By Matt Fleming and Jarrod Jones. It’s Anti-Monitor, where we believe some films are best handled with the utmost incredulity. This week, Jarrod and Birdy strap on their satanic feedbags and attempt to swallow the wildly insipid Arnie disasterpiece, ‘End of Days’. But before that, the boys go in for another bout of ‘Dawn of Justice’ kvetching, realizing that they can’t go one week without griping about a movie that hasn’t even come out yet.
As always, beware of spoilers throughout, and please enjoy.
ANTI-MONITOR: MATT — Arnold Schwarzenegger is truly a treasure of 1980’s Hollywood action films, but once the ‘90s rolled around he began a steady physical decline that peaked around the time that End Of Days was unleashed; it’s became evident that he just couldn’t hang anymore. However, try as he might, End Of Days is crippled by a script that should have been workshopped down to a coherent, manageable thriller. Instead, it’s a bloated mess that (while peppered with some highlights) floats toward the sort of camp that gets old very quickly.
Robin Tunney has never acted less, Gabriel Byrne tries not to mimic Al Pacino, and Kevin Pollack tries to stay awake by consuming a neverending supply of coffee. Several years of development problems, cast members coming and going, and a third-rate director all transform an exciting premise into a visionless action flick that should have been about thirty minutes shorter. Thankfully, Arnie took a strange break from the screen that has given him a chance to reinvent himself as the elder statesman he has become.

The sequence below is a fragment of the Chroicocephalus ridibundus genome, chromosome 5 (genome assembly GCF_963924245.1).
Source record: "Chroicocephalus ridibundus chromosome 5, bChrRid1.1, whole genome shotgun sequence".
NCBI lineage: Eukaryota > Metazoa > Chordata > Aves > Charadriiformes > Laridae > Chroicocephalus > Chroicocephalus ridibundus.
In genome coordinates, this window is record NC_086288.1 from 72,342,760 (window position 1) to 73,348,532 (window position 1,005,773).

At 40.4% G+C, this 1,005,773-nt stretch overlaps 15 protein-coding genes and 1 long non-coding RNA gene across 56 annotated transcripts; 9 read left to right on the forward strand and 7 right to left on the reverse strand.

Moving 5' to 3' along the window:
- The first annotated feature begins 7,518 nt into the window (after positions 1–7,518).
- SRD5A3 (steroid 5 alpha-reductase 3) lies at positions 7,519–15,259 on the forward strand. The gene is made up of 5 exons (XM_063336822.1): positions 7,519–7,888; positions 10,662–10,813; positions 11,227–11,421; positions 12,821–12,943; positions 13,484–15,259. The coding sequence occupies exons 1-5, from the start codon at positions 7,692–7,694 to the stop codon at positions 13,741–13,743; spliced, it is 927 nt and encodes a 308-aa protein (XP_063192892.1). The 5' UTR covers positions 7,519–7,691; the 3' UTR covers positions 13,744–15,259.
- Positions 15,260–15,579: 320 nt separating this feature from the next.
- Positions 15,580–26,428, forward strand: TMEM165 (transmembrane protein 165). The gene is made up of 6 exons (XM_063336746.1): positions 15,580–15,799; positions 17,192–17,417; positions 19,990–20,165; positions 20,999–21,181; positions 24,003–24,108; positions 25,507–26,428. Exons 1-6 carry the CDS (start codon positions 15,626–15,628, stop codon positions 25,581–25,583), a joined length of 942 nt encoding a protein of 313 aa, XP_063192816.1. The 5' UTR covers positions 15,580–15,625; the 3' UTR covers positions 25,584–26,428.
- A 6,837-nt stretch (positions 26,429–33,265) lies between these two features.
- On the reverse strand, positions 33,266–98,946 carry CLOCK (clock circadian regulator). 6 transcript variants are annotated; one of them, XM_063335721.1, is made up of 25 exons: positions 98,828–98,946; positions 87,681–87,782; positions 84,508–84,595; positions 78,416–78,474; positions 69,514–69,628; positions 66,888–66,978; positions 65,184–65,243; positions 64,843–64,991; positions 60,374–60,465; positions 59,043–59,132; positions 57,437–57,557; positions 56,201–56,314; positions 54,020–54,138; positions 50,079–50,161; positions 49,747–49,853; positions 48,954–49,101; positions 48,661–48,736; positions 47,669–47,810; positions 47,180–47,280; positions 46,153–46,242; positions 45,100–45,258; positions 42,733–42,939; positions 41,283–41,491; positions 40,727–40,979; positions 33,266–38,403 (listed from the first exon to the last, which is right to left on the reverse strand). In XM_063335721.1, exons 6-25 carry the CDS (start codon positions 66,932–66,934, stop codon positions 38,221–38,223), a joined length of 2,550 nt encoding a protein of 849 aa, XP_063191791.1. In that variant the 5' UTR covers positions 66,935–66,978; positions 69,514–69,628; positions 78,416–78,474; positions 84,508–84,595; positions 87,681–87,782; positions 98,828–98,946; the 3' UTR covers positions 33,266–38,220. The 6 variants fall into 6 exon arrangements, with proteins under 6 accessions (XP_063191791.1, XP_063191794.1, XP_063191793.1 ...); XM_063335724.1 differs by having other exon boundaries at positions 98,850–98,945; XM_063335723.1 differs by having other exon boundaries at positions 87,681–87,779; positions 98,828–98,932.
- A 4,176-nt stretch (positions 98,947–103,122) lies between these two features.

ANTI-MONITOR: JARROD — End of Days is the kind of thriller you’d expect to come from late-Nineties Y2K paranoia: it’s messy, convoluted, and just like the eye-rollingly unnecessary fear-mongering of its time, it’s completely unfounded. It’s a film so dour and self-serious that it makes Arnold Schwarzenegger — who turned into a world-consuming icon of terrible strength and power through the sheer force of his charisma — into a mopey dope who stares into the abyss by way of his belly button.
Gabriel Byrne’s Satan 2.0 is a black-clad agent of empty promises and smirking cunning, but memories of Al Pacino’s Devil’s Advocate were still far too near. So instead, we’re provided a performance so hollow, if you were to shout at his performance onscreen, physics be damned, you would somehow hear your own pain and anguish echo right back. As the 20th Century came to an end, we came face to face with this millennial malfeasance. No one walked away happy. (Especially not Gabriel Byrne.)
CONSENSUS: Sullen, shoddy, and more than a little sad, Arnold Schwarzenegger’s End of Days never once figures out if it wants to be a societal parable, a satanic horror, or a really dumb action movie. So it decides to be all three.
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